Storage

11:04 AM
David Hill
David Hill
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NexGen: The Next David to Battle Midrange SAN Goliaths

Small vendors, especially startups, often tend to follow baseball great Willie Keeler's advice of "hit 'em where they ain't" by targeting a market niche that has potential, but where larger vendors either don't play or have a very small footprint. NexGen, with its NexGen n5 Storage System, does just that but with a more direct twist. And that makes it very interesting.

But these financial benefits come with a non-monetary price. When one critical application runs on one physical server and one dedicated portion of shared physical storage on a SAN, the resource mix of CPU, I/O and storage can be tuned (probably manually) to provide the quality of service (QoS) for performance and capacity that the application requires during both regular processing and times of peak load demands. When multiple critical applications are commingled on the same physical server through virtualization, the situation changes as the demand for resources becomes essentially stochastic (meaning that it may not be possible to predict which applications will need I/O resources at what time). Storage, even with storage virtualization capabilities (think thin provisioning, which is actually a better capacity utilizing tool), was not designed to handle performance demands that are, for all practical purposes, unpredictable.

As a result, the performance predictability that is essential for business-critical applications cannot be guaranteed. High levels of QoS, including priority allocation of resources that mission-critical applications need to ensure that they can do their job properly, cannot be guaranteed. This has led to the slower adoption of server virtualization and lower operational benefits for these types of applications than CIOs would like.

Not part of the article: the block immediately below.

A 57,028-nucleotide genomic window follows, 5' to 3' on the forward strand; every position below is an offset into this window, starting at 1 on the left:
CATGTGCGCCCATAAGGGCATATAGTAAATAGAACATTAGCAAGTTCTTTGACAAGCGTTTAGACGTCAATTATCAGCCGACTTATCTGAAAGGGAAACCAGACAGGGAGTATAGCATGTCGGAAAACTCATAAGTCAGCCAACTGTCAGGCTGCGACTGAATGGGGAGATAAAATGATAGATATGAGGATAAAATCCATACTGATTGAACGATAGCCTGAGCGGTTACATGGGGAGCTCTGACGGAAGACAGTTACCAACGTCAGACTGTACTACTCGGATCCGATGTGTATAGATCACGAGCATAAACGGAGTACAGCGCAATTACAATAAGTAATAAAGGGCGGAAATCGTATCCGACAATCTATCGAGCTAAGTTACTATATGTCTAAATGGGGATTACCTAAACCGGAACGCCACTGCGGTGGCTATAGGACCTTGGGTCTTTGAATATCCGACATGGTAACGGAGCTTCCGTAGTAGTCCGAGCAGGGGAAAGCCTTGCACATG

NexGen describes the inability to provide performance predictability and guaranteed QoS levels as "the storage industry gap" and feels that existing capabilities to end the storage industry gap are either unavailable or too expensive. Now, other vendors are attempting to address these issues, such as with scale-out architectures that provide management simplicity for scale; solid state devices that consolidate performance workloads; and high-end midrange arrays that take capabilities from enterprise offerings that are moving down market.

Still, NexGen believes that none of these approaches can really address the unpredictability of performance or related issues, such as cost and complexity. Relative to storage in virtualized systems, managing capacity is easy conceptually and with the use of tools that already exist. Managing performance is a much more difficult process, since there is no easy way to provision/allocate and everything impacts everything else. NexGen feels that it has found a way out of this problem that, at the same time, has resulted in an integrated storage solution for midrange SANs.

NexGen has recently announced its NexGen n5 Storage System, which functions within what it calls an IoControl Operating Environment. This enables deterministic performance in multiple tiers of storage. The NextGen N5 Storage System provides a more or less traditional HDD active-active storage array, as we will see shortly. But it also employs ever-more-popular solid state devices on a PCIe bus for two key reasons.

David Hill is principal of Mesabi Group LLC, which focuses on helping organizations make complex IT infrastructure decisions simpler and easier to understand. He is the author of the book "Data Protection: Governance, Risk Management, and Compliance." View Full Bio
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